Most People Won’t.. I Have (almost)
Earlier this year I set a pretty ambitious goal for myself - dropping 30 pounds. Lots of people set goals for themselves; some people set ambitious goals. Most people don’t achieve those goals. Granted, there are various reasons why they don’t achieve them, but the fact remains.
I’m happy to report that I’ve dropped 20lbs this year. It hasn’t been easy, and most of it has come within the past two months. What did I do accomplish this? For a stretch of about 4 weeks I worked out twice a day - running 2.5 miles first thing in the morning, followed by 45 minutes of more cardio at the gym.
It wasn’t easy for me; I’ve sacrificed a lot of things, changed my diet, and done all the things that you’re ‘supposed’ to do to lose weight. I’m still probably not as athletic as I was in high school, but I can now run farther in shorter period of time than I can ever remember.
2014 is shaping up to be pretty ambitious year for me. There’s a lot I want to accomplish professionally next year. I’m going to have to take the next two months and break down those goals into individual tasks and come January 1 start executing on those things.
Bryce wrote a great post the other day that talked about the fact that a lot of people set-out to do things, but generally accomplish nothing (read it here). This post really articulated what I’ve been thinking for a long time. There’s a clear difference between those that talk a big game and those that actually do something. I hope I am evolving from the former to the latter.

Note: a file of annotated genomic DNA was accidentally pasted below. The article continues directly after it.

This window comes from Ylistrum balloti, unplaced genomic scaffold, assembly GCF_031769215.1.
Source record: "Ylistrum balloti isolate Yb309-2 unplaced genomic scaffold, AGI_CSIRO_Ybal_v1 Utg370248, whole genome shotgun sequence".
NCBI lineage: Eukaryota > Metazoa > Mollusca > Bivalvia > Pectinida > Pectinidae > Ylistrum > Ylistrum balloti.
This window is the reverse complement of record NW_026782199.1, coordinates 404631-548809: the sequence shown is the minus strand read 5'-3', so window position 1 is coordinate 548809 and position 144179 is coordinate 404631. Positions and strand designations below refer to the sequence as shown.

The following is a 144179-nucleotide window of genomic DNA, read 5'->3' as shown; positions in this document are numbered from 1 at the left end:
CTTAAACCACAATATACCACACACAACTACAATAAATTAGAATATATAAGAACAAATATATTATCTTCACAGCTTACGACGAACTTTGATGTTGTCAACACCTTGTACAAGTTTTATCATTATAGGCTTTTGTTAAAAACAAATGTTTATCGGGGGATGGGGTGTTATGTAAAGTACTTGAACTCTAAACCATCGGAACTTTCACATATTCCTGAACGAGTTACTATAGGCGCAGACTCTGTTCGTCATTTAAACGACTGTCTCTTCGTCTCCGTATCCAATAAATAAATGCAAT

You Can’t Hack Growth
I’ve been thinking a lot about the term ‘growth hacker’ lately and quite frankly, it’s taken on the same meaning with me as ‘social media guru’ has with the public at large. A recent search for ‘growth hacker’ in my linkedin network returned 2,092 results. I don’t have a ton of connections on linkedin, but that seems to be a large number for such an obscure reference.
I get that people think they’re clever by deciding to give themselves obscure nicknames. And simply because you had a video that went viral and was able to lead to a few thousand customers sign-up for your product or service, that doesn’t mean that you’ve ‘hacked’ growth.
Growth is growing. It’s doing things that consistently lead to getting more customers - building the better mousetrap, storyboarding your new commercial, finding new keywords, or tweaking a landing page. It’s not wasting time in an office brainstorming, or praying that Ashton Kutcher retweets you.
Do things that matter, and do them well.
Kanye’s Marketing Plan
This is a fantastic post from Brian Watson. Go read the whole thing.
(not to be confused with his workout plan)
Kanye, aka “The College Dropout,” takes us to school on how to effectively market in today’s hyper-connected world.
1. Manufacture scarcity with bottoms-up techniques. Be the surprise guest, pop-up somewhere, debut your video in physical locations.
2. Allow that scarcity to percolate through social networks, along with othercontent worth sharing.
3. Finally, use top-down, broadcast mediums (i.e SNL) to push the message out to the rest of the world.